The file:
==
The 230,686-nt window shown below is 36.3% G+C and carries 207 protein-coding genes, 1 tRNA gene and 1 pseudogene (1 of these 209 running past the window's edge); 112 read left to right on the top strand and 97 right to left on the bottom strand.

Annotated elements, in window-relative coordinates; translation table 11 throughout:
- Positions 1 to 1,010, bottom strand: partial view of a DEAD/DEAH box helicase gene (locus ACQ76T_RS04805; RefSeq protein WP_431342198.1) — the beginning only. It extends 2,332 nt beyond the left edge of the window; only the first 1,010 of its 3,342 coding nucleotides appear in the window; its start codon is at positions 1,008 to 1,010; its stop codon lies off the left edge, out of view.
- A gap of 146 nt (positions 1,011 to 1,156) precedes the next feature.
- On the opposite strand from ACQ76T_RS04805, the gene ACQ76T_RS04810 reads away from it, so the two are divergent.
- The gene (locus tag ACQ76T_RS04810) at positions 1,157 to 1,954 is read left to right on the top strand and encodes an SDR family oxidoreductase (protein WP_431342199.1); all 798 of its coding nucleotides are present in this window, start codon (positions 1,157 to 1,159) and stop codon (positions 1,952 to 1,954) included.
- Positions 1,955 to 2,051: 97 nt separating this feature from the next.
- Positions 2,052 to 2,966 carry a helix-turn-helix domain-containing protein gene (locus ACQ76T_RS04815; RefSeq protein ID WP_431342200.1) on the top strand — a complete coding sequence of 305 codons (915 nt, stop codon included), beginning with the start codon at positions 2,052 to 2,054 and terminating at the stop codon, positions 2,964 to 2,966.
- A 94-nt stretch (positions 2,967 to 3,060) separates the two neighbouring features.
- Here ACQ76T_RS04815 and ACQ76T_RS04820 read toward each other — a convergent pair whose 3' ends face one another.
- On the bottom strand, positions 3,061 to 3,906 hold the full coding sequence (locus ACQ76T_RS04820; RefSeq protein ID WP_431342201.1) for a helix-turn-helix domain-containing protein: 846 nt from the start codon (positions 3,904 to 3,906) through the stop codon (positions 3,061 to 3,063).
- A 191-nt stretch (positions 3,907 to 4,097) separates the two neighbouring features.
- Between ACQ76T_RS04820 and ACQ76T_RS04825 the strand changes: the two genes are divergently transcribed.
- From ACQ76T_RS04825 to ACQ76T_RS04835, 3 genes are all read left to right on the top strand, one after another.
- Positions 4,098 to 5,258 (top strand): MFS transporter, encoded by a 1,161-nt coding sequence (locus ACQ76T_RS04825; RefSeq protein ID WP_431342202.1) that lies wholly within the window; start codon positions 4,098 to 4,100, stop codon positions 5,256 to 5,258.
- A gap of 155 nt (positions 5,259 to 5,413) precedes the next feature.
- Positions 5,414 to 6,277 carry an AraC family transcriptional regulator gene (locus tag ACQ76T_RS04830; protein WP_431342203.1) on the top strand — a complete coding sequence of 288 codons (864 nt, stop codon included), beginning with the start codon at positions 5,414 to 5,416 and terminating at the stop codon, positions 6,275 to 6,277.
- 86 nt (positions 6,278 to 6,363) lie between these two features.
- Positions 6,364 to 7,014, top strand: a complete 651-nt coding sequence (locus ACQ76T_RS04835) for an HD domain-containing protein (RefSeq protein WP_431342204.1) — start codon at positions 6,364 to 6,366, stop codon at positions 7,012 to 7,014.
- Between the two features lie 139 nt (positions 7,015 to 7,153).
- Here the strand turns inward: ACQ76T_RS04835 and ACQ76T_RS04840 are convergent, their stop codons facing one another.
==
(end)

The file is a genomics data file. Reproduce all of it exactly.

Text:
The 230,686-nt window shown below is 36.3% G+C and carries 207 protein-coding genes, 1 tRNA gene and 1 pseudogene (1 of these 209 running past the window's edge); 112 read left to right on the top strand and 97 right to left on the bottom strand.

Annotated elements, in window-relative coordinates; translation table 11 throughout:
- Positions 1 to 1,010, bottom strand: partial view of a DEAD/DEAH box helicase gene (locus ACQ76T_RS04805; RefSeq protein WP_431342198.1) — the beginning only. It extends 2,332 nt beyond the left edge of the window; only the first 1,010 of its 3,342 coding nucleotides appear in the window; its start codon is at positions 1,008 to 1,010; its stop codon lies off the left edge, out of view.
- A gap of 146 nt (positions 1,011 to 1,156) precedes the next feature.
- On the opposite strand from ACQ76T_RS04805, the gene ACQ76T_RS04810 reads away from it, so the two are divergent.
- The gene (locus tag ACQ76T_RS04810) at positions 1,157 to 1,954 is read left to right on the top strand and encodes an SDR family oxidoreductase (protein WP_431342199.1); all 798 of its coding nucleotides are present in this window, start codon (positions 1,157 to 1,159) and stop codon (positions 1,952 to 1,954) included.
- Positions 1,955 to 2,051: 97 nt separating this feature from the next.
- Positions 2,052 to 2,966 carry a helix-turn-helix domain-containing protein gene (locus ACQ76T_RS04815; RefSeq protein ID WP_431342200.1) on the top strand — a complete coding sequence of 305 codons (915 nt, stop codon included), beginning with the start codon at positions 2,052 to 2,054 and terminating at the stop codon, positions 2,964 to 2,966.
- A 94-nt stretch (positions 2,967 to 3,060) separates the two neighbouring features.
- Here ACQ76T_RS04815 and ACQ76T_RS04820 read toward each other — a convergent pair whose 3' ends face one another.
- On the bottom strand, positions 3,061 to 3,906 hold the full coding sequence (locus ACQ76T_RS04820; RefSeq protein ID WP_431342201.1) for a helix-turn-helix domain-containing protein: 846 nt from the start codon (positions 3,904 to 3,906) through the stop codon (positions 3,061 to 3,063).
- A 191-nt stretch (positions 3,907 to 4,097) separates the two neighbouring features.
- Between ACQ76T_RS04820 and ACQ76T_RS04825 the strand changes: the two genes are divergently transcribed.
- From ACQ76T_RS04825 to ACQ76T_RS04835, 3 genes are all read left to right on the top strand, one after another.
- Positions 4,098 to 5,258 (top strand): MFS transporter, encoded by a 1,161-nt coding sequence (locus ACQ76T_RS04825; RefSeq protein ID WP_431342202.1) that lies wholly within the window; start codon positions 4,098 to 4,100, stop codon positions 5,256 to 5,258.
- A gap of 155 nt (positions 5,259 to 5,413) precedes the next feature.
- Positions 5,414 to 6,277 carry an AraC family transcriptional regulator gene (locus tag ACQ76T_RS04830; protein WP_431342203.1) on the top strand — a complete coding sequence of 288 codons (864 nt, stop codon included), beginning with the start codon at positions 5,414 to 5,416 and terminating at the stop codon, positions 6,275 to 6,277.
- 86 nt (positions 6,278 to 6,363) lie between these two features.
- Positions 6,364 to 7,014, top strand: a complete 651-nt coding sequence (locus ACQ76T_RS04835) for an HD domain-containing protein (RefSeq protein WP_431342204.1) — start codon at positions 6,364 to 6,366, stop codon at positions 7,012 to 7,014.
- Between the two features lie 139 nt (positions 7,015 to 7,153).
- Here the strand turns inward: ACQ76T_RS04835 and ACQ76T_RS04840 are convergent, their stop codons facing one another.